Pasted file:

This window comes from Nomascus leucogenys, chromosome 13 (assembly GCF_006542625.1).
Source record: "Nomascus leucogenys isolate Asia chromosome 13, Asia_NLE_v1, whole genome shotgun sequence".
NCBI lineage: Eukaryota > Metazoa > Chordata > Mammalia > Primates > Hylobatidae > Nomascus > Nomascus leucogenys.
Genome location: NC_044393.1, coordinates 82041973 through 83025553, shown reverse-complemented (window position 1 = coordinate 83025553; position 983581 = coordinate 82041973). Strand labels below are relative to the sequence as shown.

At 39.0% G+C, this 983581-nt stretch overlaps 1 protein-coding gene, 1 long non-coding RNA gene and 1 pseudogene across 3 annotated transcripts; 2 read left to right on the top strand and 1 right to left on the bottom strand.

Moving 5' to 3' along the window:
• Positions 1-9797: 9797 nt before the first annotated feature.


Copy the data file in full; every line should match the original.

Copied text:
This window comes from Nomascus leucogenys, chromosome 13 (assembly GCF_006542625.1).
Source record: "Nomascus leucogenys isolate Asia chromosome 13, Asia_NLE_v1, whole genome shotgun sequence".
NCBI lineage: Eukaryota > Metazoa > Chordata > Mammalia > Primates > Hylobatidae > Nomascus > Nomascus leucogenys.
Genome location: NC_044393.1, coordinates 82041973 through 83025553, shown reverse-complemented (window position 1 = coordinate 83025553; position 983581 = coordinate 82041973). Strand labels below are relative to the sequence as shown.

At 39.0% G+C, this 983581-nt stretch overlaps 1 protein-coding gene, 1 long non-coding RNA gene and 1 pseudogene across 3 annotated transcripts; 2 read left to right on the top strand and 1 right to left on the bottom strand.

Moving 5' to 3' along the window:
• Positions 1-9797: 9797 nt before the first annotated feature.